We’re extremely lucky to be surrounded by beautiful beaches and mountainous terrain, but did you know that conservational efforts have also coined six marine parks in Hong Kong? With a good portion of these parks available to the public to explore, we’ve put together a quick guide of highlights and how to get there.
In an effort to conserve and maintain unique ecosystems and marine life, there are a total of six designated marine parks and one marine reserve in Hong Kong. Although only four are actively accessible to the public to explore, the parks span over an incredible 4050 hectares of ocean. Teeming with colourful corals and a huge array of fish, you most likely have already dipped your toes in some of the most popular marine parks in Hong Kong; however, if you’re looking for a new adventure, read on to learn about those not so well known.
Featured and hero images courtesy of Taylor Simpson via Unsplash
The best marine parks in Hong Kong:
Highlights: Located north of Sai Kung West Country Park, Hoi Ha Wan has been a designated marine park since 1996. One of the city’s most sought-after spots for crystal clear waters and a plethora of marine life, the area spans across 260 hectares and is thriving with coral. Not just a hotspot for snorkelling and kayaking however, Hoi Ha is also home to one of Hong Kong’s most famous heritage spots – the lime kiln. Found on the eastern shore of the marine park, the relics reflect Hoi Ha Wan’s prosperous lime-refining industry that thrived between 1800 -1939.
Getting there: The easiest way to get to the marine park is either by taxi or taking no. 7 minibus from Sai Kung Pier to Hoi Ha village.
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Highlights: Yan Chau Tong Marine Park, AKA “Double Haven”, can be found on the northeast coast of Plover Cove Country Park and made up of two areas: Yan Chau Tong (Double Haven) and Lai Chi Wo. Its thriving mangroves and hot bed of seagrass activity invites a colourful array of sea life, as well as Hong Kongers taking a day trip out to marvel at the geography (think: peninsulas, rock cliffs, sand pits and beaches) and tread nearby hiking trails.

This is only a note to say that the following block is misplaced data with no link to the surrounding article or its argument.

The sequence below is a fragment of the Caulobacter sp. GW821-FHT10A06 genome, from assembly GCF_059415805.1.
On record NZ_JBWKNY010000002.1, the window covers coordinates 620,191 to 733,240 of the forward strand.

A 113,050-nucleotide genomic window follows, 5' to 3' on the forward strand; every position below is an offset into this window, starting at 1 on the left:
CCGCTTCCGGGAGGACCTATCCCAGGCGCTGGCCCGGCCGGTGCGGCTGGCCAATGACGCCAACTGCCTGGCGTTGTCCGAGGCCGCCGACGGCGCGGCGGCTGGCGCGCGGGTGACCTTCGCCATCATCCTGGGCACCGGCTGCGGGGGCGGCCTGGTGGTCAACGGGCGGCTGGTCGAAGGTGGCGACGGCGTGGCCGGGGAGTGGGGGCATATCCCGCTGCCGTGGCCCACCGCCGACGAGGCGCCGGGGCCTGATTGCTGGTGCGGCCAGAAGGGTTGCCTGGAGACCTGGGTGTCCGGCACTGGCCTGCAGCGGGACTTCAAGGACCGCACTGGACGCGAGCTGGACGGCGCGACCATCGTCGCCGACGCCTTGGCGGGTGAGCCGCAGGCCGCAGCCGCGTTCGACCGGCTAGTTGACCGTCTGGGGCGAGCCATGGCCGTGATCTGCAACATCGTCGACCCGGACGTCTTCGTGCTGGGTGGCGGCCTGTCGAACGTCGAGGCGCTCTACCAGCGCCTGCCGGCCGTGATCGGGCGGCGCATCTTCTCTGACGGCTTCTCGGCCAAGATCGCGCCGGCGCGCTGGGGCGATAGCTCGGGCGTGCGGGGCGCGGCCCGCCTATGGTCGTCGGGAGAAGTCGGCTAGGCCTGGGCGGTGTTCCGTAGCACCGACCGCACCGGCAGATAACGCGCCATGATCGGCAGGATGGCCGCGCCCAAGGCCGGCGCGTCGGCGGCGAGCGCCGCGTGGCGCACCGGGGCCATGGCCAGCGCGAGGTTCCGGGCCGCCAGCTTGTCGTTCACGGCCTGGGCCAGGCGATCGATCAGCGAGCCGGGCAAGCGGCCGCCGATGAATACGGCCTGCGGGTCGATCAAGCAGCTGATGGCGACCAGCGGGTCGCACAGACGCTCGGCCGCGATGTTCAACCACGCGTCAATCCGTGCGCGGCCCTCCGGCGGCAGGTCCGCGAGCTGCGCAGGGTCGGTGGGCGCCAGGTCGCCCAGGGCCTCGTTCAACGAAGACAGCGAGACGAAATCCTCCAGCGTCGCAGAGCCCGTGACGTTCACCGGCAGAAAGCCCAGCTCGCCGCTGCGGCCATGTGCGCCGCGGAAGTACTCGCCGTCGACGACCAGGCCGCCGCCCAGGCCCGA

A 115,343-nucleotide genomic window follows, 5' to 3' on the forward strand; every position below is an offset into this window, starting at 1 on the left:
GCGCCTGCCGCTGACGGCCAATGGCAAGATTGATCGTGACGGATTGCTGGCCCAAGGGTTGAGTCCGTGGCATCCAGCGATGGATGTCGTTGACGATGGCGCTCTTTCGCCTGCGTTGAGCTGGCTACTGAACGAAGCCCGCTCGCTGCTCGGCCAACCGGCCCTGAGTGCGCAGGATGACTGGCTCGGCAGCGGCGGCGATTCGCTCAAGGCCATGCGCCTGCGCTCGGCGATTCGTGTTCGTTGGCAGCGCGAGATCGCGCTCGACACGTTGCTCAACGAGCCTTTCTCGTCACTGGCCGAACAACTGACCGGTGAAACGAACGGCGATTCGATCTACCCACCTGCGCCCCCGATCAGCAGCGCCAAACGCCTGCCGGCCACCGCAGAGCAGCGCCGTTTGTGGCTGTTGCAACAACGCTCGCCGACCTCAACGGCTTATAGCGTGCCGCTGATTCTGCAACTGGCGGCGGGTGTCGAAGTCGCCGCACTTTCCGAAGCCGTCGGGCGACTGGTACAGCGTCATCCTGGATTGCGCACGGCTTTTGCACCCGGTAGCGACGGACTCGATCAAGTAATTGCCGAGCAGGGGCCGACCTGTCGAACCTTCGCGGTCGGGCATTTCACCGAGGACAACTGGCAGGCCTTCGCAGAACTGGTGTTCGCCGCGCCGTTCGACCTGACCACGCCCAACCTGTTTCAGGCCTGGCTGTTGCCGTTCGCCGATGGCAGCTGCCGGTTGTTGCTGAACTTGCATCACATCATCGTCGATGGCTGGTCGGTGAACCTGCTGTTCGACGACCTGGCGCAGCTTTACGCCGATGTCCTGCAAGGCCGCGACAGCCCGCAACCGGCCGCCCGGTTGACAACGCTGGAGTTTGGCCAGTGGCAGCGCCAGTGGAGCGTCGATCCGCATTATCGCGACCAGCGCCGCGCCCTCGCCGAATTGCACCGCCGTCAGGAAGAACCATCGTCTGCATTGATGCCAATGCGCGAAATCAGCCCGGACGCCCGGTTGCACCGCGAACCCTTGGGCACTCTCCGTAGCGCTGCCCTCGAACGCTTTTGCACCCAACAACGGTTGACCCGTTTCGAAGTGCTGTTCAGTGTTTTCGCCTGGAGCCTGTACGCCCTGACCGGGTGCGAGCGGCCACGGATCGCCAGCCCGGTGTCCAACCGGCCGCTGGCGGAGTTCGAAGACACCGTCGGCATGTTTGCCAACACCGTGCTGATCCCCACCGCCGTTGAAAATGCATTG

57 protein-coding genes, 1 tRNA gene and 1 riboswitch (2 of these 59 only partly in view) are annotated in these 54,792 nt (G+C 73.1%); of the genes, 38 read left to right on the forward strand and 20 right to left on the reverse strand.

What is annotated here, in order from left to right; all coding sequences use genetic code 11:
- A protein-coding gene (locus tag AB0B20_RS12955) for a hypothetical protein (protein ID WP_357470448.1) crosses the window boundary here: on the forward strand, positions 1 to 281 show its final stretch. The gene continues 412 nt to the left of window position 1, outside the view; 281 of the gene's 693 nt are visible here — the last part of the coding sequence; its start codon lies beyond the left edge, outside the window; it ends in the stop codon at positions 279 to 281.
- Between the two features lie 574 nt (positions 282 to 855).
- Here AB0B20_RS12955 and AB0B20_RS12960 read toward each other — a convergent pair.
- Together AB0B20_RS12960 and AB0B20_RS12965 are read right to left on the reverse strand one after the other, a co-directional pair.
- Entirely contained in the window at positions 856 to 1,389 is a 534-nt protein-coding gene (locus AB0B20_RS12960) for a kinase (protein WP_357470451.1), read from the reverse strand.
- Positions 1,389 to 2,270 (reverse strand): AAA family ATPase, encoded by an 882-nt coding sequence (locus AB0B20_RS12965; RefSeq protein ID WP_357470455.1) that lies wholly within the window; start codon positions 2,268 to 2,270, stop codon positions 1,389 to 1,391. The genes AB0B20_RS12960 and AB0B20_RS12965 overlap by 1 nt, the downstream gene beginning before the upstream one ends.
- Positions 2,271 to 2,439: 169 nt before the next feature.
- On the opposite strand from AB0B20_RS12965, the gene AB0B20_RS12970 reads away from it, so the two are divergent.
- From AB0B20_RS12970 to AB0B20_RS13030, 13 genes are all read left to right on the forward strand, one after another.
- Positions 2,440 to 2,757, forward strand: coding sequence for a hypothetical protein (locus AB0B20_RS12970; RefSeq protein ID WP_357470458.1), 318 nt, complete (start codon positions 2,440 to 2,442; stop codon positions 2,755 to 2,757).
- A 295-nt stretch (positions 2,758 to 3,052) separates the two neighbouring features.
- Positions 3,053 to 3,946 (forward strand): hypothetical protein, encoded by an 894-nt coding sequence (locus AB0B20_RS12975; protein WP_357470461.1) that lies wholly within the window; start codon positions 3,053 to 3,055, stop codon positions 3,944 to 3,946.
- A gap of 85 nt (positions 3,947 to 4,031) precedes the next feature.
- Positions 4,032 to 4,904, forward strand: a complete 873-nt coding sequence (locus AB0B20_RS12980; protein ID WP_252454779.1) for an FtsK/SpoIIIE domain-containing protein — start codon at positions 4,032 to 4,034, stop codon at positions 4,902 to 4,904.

Getting there: Avid hikers can access Yan Chau Tong Marine Park in under three hours, starting by taking an MTR to Tai Po Market Station (exit A3) and taking minibus 20R to Wu Kau Tang. Reaching the pavilion, you should see signs for Double Haven Country Trail – follow these towards Sam A Tsuen. Alternatively, take the MTR to University Station (exit B) and walk roughly 15 minutes to Ma Liu Shui Pier No.3 to grab a ferry to Double Haven. The boat takes around 1 hour 30 minutes.
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Highlights: Hailing as the largest marine parks in Hong Kong, Sha Chau and Lung Kwu Chau span over 1,200 hectares towards the west of New Territories, Sha Chau sandbar and White Island. Linked to the Pearl River freshwater run-off, with high organic and sediment loading, it means that wildlife has adapted to thrive in this area, most iconically home to the Indo-Pacific Hump-backed Dolphin, locally known as Chinese White Dolphin – which although can be rare – can be spotted from time to time.
It’s worth noting that Sha Chau and Lung Kwu Chau Marine Park is highly protected, and the amount of water traffic entering the area is controlled; however, if you’re hoping to explore the area and catch a glimpse of these dolphins in their natural habitat, Hong Kong Dolphinwatch run regular tours Wednesday, Fridays and Sundays year-round.
Getting there: Only accessible via boat, if you hope to visit the area, it would be best to book an tour.
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Highlights: Featuring a coral community and ecosystem that rivals that of Hoi Ha Wan, Tung Ping Chau Marine Park is celebrated for its unique rock formations that make for unbelievable sightseeing. The easternmost outlying island of Hong Kong, Tung Ping Chau is technically closer to Shenzhen than it is to Hong Kong, however once there, you’ll be rewarded with rich history and snorkel-perfect waters. Need to refuel? There are a few family-run restaurants and kiosks in the area (including a guest house should you want to spend the night), but mostly, the area is scarce of people other than day-trippers.
Getting there: Hop on one of the ferries that run between Ma Liu Shui and Tung Ping Chau by taking the MTR to University Station (exit B) and walk roughly 15 minutes to Ma Liu Shui Pier. The travel time is roughly 1 hour 40 minutes, so make sure to plan your day accordingly as there is a limited ferry schedule.